After the Honda strike Chinese workers will likely be encouraged to start making more demands and such situations will inevitably increase production costs.
After an unprecedented strike logjammed Honda's China production line, Japanese firms in the country may need to redraw their plans in a growing market that has emboldened low-wage workers, analysts say.
As China's economy surges, demands for higher wages are posing a headache for Japanese companies facing higher costs but could also be a boon for others banking on rising incomes to spur demand for high-quality goods.
Japan's number two carmaker on June 2 restarted operations at its auto parts factory after offering a 24% pay rise to placate staff who had walked out on May 27. But Honda's Chinese assembly joint ventures, Guangqi Honda Automobile and Dongfeng Honda Automobile, remained closed due to a lack of key components, the company said. Honda produces 650,000 vehicles per year in China but it has lost thousands of units because of the shutdown.
"We never expected something like this would happen," said Tokai Tokyo Research Centre auto analyst Mamoru Kato. After the Honda strike "Chinese workers will likely be encouraged to start making more demands and such situations will inevitably increase production costs there," he added.
According to the All-China Federation of Trade Unions, nearly a quarter of Chinese employees have not had a raise in five years.
Labor issues in China have come to the forefront in recent weeks after suicides at Taiwanese high tech maker Foxconn, which counts Dell, Sony and Panasonic among its clients, forced it to give staff a 30% rise. The unrest has raised questions about working conditions for the millions of employees in China's factories, sparking calls for better oversight from those who benefit from Chinese labor and a ban on unions.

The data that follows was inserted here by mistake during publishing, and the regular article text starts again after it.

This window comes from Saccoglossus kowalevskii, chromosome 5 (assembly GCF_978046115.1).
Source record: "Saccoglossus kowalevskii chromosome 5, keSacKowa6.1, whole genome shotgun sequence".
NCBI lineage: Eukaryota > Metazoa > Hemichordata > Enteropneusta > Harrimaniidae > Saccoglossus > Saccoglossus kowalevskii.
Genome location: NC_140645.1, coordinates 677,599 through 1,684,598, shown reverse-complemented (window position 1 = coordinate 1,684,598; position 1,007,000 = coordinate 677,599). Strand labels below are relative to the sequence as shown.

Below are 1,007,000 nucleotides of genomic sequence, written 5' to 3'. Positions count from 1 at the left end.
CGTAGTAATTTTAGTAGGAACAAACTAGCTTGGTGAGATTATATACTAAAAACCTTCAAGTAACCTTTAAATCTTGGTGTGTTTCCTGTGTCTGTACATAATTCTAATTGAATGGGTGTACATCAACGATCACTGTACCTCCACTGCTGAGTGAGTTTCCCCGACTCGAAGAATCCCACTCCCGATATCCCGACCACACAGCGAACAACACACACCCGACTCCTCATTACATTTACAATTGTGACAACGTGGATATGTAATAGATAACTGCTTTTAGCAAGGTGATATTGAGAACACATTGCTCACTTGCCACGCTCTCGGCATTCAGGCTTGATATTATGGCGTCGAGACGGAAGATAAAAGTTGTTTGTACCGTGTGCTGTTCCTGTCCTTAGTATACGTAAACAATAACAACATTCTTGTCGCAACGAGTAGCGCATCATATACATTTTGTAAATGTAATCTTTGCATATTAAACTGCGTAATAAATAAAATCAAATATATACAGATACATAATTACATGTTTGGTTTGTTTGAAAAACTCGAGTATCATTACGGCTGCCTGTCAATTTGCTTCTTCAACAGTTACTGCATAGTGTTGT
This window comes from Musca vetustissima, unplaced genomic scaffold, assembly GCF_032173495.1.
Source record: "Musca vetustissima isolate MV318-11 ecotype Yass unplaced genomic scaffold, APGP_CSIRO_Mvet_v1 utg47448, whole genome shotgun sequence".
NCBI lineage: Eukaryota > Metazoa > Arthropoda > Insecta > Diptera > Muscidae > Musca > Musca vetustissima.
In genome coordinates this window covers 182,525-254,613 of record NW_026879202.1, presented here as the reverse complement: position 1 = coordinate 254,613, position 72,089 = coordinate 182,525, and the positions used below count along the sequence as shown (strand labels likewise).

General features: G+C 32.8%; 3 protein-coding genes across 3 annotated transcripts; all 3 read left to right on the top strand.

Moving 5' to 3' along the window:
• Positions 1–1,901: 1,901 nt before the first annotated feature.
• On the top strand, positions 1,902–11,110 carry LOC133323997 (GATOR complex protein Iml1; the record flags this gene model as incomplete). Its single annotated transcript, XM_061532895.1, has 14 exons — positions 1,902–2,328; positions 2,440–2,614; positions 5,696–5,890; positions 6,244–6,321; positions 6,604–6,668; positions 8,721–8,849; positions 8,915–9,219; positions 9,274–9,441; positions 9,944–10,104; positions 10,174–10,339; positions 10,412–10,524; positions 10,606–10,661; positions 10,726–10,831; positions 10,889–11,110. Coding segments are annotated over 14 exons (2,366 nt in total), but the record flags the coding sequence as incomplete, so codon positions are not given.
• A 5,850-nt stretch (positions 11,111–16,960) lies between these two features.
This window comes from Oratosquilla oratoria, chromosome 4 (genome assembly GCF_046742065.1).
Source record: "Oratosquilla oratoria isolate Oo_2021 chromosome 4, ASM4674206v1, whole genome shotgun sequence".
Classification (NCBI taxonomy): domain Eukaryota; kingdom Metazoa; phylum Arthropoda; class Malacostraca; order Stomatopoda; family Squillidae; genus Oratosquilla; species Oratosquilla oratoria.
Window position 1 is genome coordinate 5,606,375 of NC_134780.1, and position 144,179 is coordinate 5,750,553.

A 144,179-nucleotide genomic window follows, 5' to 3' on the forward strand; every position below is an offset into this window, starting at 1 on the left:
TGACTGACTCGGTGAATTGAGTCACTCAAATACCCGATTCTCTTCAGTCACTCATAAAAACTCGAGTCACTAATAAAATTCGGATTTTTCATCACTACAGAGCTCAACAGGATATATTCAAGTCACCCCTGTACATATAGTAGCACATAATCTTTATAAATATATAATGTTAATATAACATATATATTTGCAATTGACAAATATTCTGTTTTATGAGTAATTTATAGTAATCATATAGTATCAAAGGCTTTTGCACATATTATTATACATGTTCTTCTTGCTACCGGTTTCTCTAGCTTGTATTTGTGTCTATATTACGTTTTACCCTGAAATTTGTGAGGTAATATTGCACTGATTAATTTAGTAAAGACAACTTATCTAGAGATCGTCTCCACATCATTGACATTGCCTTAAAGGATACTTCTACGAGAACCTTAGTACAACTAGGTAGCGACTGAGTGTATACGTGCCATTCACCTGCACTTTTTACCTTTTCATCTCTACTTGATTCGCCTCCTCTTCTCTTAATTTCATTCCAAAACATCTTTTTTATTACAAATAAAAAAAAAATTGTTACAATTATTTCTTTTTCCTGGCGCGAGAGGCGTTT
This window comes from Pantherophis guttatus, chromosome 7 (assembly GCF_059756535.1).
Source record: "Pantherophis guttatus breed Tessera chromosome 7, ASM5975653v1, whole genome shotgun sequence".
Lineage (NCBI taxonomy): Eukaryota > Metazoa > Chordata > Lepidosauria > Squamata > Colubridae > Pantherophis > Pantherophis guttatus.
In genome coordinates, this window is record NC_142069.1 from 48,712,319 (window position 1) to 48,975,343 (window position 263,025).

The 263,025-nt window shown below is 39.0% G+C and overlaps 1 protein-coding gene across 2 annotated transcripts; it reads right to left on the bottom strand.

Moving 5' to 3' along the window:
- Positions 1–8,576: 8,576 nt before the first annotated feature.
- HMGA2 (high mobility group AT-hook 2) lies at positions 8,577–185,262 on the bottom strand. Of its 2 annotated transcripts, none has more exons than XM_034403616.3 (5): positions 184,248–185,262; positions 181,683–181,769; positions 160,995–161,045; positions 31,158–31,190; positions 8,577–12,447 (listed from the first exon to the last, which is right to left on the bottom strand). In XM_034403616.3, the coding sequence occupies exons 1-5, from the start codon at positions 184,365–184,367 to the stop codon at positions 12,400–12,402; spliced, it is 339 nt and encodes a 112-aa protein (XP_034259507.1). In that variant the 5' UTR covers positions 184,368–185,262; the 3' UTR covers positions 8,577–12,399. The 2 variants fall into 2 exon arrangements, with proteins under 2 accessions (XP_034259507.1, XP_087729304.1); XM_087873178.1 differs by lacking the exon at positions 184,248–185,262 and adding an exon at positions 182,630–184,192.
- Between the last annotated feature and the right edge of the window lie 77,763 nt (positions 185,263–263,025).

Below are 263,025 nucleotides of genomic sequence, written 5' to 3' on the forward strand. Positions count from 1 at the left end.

"As the Chinese economy grows and people's income rises, companies are now facing the need to review their strategies," said Mizuno Credit Advisory auto analyst Tatsuya Mizuno.
Yang Lixiong, professor at School of Labor and Human Resources of Renmin university in Beijing said opportunities at foreign companies are limited for Chinese staff. "In the case of Honda, the management is mostly Japanese. It's very hard for local staff to work their way up. In addition to that, salaries are very low and working conditions are not good," he added.
To curb the effects of rising wages Japanese businesses are harnessing economies of scale that would effectively bring down unit costs. Nissan chief executive Carlos Ghosn recently announced plans to ramp up production to more than one million cars a year in China by 2012. Honda sold 576,223 vehicles in China last year, up 23% year-on-year and Toyota saw sales rise 21%.
But rising wages are not necessarily bad as richer consumers have more purchasing power, analysts said. Japan, with its reputation for craftsmanship, "can only compete in the high-end market as it has already lost out to local rivals in terms of affordability," Okasan Securities strategist Hirokazu Fujiki recently said. "Japanese companies need to win out by targeting the mid-to-high level consumers. They can stay ahead of the competition by rolling out new and advanced technologies."
They must also address Chinese resentment against Japanese workers due to their long and tense history. Honda's Chinese staff complain Japanese workers in the same factory earn 50 times more than them. "Chinese workers seem to have a strong sentiment of being discriminated by Japanese employees," said Mizuno. "This may become a more emotional, fundamental issue, which could potentially develop into a political problem," he warned.
Copyright Agence France-Presse, 2010